Sir Defyable

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About Sir Defyable

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  1. I agree with this 100%. At least where I fish, SPs rank among my last plugs to clip on. They still make their way into the bag, but you just can't work them shallow enough in my experience. I like the Bomber A plugs in bigger sizes (and jointed) but I feel I'm in the minority in using mostly the LongShot bombers. I would say those are overlooked in the Bomber lineup even though they work very well in my waters. Chicken scratch isn't a good color though, I recommend people leave those on the shelf
  2. I’m glad you asked since any Redfin fan would feel blueballed discovering for themselves. It looks like a “load port” at first glance, with a flathead slot to unscrew it. When you look closer it’s just a small weight (lead probably) and the seam of the plastic that makes it look like a screw head. But can you imagine if it was a load port?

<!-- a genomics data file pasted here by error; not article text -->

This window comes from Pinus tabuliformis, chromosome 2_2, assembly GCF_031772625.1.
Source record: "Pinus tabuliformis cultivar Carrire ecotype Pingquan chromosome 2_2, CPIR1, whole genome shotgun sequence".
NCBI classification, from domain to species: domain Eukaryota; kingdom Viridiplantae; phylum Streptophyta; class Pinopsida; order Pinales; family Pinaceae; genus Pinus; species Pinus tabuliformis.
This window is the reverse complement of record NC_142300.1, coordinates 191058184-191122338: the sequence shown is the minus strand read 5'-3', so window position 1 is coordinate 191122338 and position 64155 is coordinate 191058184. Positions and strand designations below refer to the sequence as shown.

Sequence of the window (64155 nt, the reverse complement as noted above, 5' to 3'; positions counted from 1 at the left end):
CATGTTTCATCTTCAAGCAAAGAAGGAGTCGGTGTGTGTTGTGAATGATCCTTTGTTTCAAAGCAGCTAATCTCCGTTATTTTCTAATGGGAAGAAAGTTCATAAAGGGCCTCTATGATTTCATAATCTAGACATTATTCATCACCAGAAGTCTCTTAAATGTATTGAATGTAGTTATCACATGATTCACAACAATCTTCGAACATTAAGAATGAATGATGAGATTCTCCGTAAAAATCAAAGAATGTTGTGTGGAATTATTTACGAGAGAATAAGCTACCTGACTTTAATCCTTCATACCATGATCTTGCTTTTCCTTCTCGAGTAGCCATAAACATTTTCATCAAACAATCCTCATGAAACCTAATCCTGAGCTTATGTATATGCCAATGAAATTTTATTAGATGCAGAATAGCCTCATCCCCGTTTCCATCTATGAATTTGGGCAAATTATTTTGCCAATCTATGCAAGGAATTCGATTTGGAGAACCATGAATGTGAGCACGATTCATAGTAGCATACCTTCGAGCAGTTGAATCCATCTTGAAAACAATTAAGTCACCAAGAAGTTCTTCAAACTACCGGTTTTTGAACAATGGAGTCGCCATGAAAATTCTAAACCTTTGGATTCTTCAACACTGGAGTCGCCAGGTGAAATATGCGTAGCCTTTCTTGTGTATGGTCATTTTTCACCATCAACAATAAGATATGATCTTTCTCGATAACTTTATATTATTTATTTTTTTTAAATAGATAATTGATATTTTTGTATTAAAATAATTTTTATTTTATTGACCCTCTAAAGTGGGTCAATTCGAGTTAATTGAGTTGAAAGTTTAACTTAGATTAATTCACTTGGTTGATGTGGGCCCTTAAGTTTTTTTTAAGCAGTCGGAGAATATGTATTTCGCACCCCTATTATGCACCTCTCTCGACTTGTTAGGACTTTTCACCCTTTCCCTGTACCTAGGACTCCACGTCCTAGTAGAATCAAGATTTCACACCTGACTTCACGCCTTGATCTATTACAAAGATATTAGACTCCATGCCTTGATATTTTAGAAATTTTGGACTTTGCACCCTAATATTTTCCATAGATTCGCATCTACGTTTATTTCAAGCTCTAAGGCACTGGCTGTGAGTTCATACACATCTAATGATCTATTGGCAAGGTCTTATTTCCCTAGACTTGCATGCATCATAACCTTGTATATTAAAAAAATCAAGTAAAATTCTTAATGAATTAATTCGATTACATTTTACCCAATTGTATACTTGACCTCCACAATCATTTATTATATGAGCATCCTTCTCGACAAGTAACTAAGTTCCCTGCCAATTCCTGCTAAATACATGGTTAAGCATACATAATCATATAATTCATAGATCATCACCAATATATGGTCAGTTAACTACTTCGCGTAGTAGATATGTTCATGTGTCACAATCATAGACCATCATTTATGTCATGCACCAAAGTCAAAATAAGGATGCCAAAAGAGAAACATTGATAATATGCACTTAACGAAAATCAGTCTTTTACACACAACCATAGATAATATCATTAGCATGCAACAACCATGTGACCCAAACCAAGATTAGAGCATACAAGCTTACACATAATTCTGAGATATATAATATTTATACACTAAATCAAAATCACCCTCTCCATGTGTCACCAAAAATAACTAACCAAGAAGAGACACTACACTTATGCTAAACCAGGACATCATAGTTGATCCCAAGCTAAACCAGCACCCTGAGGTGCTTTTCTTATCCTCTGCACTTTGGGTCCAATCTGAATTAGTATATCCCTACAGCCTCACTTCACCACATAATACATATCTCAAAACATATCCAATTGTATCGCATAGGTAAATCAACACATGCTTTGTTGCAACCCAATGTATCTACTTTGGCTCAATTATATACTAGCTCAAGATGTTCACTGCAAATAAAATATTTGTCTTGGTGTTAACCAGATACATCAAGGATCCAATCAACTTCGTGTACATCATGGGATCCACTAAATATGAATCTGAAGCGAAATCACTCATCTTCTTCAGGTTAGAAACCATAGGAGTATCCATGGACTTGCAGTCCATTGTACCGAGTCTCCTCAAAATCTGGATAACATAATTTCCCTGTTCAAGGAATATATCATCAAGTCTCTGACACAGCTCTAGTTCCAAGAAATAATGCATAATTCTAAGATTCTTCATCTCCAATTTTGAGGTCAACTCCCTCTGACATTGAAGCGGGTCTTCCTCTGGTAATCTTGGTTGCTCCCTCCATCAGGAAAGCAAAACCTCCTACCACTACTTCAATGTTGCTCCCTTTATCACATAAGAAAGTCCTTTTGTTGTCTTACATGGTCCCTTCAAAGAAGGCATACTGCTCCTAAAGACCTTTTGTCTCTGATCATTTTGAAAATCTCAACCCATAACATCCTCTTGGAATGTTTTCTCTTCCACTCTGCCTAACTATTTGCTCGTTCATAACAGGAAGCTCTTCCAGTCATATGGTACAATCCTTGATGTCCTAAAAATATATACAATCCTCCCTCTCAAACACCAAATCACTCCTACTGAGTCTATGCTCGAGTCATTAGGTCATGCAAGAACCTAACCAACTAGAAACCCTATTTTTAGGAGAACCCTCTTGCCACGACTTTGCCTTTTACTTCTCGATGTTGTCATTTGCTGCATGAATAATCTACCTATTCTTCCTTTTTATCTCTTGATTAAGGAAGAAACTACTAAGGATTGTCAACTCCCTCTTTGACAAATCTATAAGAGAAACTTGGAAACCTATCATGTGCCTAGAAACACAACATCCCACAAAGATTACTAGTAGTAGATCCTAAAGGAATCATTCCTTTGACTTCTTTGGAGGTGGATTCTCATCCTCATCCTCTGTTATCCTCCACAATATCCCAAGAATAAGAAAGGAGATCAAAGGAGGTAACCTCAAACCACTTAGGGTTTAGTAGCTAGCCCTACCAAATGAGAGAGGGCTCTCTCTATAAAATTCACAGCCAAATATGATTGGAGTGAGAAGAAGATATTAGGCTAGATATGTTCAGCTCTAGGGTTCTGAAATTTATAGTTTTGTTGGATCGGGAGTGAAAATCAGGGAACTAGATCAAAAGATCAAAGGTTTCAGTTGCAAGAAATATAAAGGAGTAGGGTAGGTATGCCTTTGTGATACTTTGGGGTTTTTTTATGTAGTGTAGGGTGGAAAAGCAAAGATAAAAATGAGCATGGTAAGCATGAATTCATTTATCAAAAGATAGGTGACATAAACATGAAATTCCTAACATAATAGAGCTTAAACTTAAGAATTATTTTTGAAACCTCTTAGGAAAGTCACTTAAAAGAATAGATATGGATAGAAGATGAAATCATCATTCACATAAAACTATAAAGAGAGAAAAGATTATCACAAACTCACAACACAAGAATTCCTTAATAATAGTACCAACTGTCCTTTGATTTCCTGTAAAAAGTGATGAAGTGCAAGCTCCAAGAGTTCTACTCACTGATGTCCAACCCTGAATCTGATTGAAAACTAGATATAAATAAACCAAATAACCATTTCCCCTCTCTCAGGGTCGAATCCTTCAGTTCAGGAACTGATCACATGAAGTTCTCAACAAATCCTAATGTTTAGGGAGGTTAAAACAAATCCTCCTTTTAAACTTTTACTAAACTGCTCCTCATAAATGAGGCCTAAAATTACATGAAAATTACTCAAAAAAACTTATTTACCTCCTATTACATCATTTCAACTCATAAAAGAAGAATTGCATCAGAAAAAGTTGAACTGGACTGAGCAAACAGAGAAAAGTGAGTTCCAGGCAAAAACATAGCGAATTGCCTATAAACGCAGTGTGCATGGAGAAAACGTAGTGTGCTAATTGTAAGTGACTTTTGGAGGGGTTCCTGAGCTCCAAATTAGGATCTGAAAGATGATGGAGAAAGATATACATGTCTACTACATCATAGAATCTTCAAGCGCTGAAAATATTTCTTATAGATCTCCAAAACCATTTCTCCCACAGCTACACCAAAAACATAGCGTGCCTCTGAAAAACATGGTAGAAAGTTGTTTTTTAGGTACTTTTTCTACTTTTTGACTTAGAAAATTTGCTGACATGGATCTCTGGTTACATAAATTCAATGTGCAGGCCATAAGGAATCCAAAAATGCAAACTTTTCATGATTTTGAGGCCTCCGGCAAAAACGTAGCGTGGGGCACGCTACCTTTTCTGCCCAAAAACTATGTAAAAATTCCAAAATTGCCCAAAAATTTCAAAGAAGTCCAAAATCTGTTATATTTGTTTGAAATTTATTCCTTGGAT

3. I've been debating to shed any light on this plug but this seems like the right conversation to bring it up. Honestly I had very low expectations when I tried one and was convinced the fish I was catching were just a fluke- until like the 30th good fish I hooked into when nothing else was producing. Apologies if I am unaware of a following, but to those who haven't seen one, this is a Berkeley Surge Shad And anybody who likes Redfins will like this plug if you give it a try, especially since the price is right. No 7" equivalent (as far as I know) but this 130mm is still going to be a familiar size for most (^Quick size/profile comparison^) Pros include better casting compared to a stock redfin (less likely to knuckleball) and the hook hangars seem sturdier even if slightly undersized (by diameter) in my opinion. Cons are mainly that the hooks still need to be swapped, and relative to SP/HM it's only getting average casting distance. Most importantly, the action is spot on, redfin-style deadly. Great feedback, and maybe slightly better in choppier water. It could very well be a clone for all I know. If you catch well with Redfins already, you won't have any urge to try something new and honestly I like both. The "Redfin routine" got old for me, though the hook replacement on these Surges took some learning time, and the color options are a breath of fresh air. The black slithers along the surface even at the slowest retrieve and in skinny water it's quickly becoming one of my favorites. If you want to try a new plug, give this one a shot!